Lime kilns switch process control systems, without shutdown

Facing an estimated four day shutdown to install a new process control system, operators, technicians, and engineers from National Lime & Stone Co. (Carey, O.) worked with engineers from A. E. Ehrke & Company (Cleveland, O.) to avoid shutting down lime kiln production.Kilns at the Carey mill operate 24 hours a day, seven days a week to annually process 20 million tons of limestone...

06/01/1999


Facing an estimated four day shutdown to install a new process control system, operators, technicians, and engineers from National Lime & Stone Co. (Carey, O.) worked with engineers from A. E. Ehrke & Company (Cleveland, O.) to avoid shutting down lime kiln production.

Kilns at the Carey mill operate 24 hours a day, seven days a week to annually process 20 million tons of limestone used in asphalt, carpet backing, ready-mix concrete, and many more nonorganic substances used in everyday life. Because it takes at least 12 hours for a cold kiln to reach operating temperature, shutting down is highly undesirable.

Each kiln has a horizontally rotating hearth that moves limestone through combustion gases well above 2,0008F. Over about one-hour, hot gases drive off the carbon dioxide. The goal is reduce the residue carbon dioxide to 1-2% in the shortest time. If too hot, limestone sinters into lumps and fuel is wasted. If too cool, cycle times increase and profits decrease.

Challenged to increase production and reduce variability, the old control system was replaced with a Fisher-Rosemount Systems Inc. (Austin, Tex.) Delta V scalable process automation system.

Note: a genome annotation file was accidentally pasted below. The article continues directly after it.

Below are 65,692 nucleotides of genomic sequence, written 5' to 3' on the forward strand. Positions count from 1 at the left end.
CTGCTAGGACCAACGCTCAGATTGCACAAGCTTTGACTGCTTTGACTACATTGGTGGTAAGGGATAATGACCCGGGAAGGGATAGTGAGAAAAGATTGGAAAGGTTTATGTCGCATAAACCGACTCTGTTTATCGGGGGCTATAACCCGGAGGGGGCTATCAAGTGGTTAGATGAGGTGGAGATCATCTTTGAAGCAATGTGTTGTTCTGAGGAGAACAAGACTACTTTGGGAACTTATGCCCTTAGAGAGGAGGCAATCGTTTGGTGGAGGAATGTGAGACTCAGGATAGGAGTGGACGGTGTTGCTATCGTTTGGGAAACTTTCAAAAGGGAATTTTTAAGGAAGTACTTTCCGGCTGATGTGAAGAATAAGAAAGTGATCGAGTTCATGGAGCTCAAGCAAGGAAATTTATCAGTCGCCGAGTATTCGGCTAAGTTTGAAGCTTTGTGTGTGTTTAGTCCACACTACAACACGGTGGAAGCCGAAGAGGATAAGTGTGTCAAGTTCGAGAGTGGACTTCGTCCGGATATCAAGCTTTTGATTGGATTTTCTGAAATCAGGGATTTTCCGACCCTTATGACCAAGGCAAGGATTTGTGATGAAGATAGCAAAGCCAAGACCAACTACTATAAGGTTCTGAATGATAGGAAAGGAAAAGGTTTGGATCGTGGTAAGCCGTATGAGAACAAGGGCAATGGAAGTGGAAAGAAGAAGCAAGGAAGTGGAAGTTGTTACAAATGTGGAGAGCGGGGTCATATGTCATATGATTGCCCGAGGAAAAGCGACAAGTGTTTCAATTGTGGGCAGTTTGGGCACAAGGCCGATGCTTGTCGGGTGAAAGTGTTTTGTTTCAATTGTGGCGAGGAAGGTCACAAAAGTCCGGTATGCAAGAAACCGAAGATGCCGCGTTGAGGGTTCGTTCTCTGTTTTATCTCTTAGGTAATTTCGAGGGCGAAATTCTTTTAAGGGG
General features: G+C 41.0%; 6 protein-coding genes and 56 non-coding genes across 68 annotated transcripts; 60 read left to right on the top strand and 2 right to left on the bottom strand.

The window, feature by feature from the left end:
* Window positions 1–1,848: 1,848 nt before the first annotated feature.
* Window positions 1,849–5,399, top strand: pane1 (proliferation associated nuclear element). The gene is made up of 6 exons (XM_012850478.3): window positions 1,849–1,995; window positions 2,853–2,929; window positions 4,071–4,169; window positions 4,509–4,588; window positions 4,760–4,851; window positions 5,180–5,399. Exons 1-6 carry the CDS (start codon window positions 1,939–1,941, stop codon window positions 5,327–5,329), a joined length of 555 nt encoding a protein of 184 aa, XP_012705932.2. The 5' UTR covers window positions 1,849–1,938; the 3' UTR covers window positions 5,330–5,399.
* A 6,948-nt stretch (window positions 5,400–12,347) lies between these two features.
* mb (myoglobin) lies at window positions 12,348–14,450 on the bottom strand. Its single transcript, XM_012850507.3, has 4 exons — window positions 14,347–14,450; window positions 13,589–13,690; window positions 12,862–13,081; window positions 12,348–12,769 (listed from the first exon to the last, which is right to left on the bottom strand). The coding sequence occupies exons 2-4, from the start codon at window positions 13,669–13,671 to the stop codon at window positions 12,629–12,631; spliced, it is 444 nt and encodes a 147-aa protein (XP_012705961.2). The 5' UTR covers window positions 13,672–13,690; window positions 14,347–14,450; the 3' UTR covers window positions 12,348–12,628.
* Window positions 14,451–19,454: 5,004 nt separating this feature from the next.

Beginning on a Monday in early February, 1998, the old system was removed and surprises immediately surfaced. With none of the original signal wires tagged, each pair of wires were tested and labeled, and a lot of unused wires were removed.

By Wednesday afternoon, all wires had been identified, application software configuration was complete, remote devices were working, and the system was powered up. With the controller and operator station on-line, a sensor problem affecting fan-damper control appeared. Having the kiln hot made troubleshooting easier and allowed system tuning. Customer acceptance testing was completed on Thursday. Only completion of operator training remained. The kilns had never stopped producing.

By mid-day on Saturday, three shifts of kiln operators were trained to use a mouse to navigate the graphical kiln displays and make operational changes.

In addition to the original 7 temperature, 5 flow, 10 pressure, 8 amperage, and 2 oxygen transmitters, 15 temperature transmitters were added to provide a profile of kiln performance and lime quality.

Control logic includes a master kiln temperature loop with adjustable air/fuel ratios to trim combustion air and natural gas demands. Cross limiting of fuel and air ensures safe combustion control during load changes.

System logic monitors and remembers modes and setpoints and restarts control logic following power outages; a fully manual task in the old system.

Fitted with a modem, the new system supports remote diagnostics and engineering help within minutes, 24 hours a day.

Online data collection and graphing of temperature and speed variables is proving beneficial in conducting laboratory analysis and meeting customer specifications.

Coming in on budget and on time, the new system has sparked ideas to improve the process. Improvements being considered include:

  • Installation of a fuzzy logic controller to stabilize kiln temperatures caused by raw material variations;

  • New, robust oxygen analyzers capable of performing self diagnostics;

  • Development of fully automatic kiln control to reduce process variability caused by manual interventions; and

  • Optimizing production control by identifying process constraints and manipulating other production equation factors to compensate for constraints.

Installation of a new process control system without a complete shutdown is a challenge, but with the help of a good technical team, we accomplished more than we thought possible.

For more information, visit www.controleng.com/freeinfo to read "New Heights in Process Improvement"


Author Information

Dave Harrold, senior editor dharrold@cahners.com




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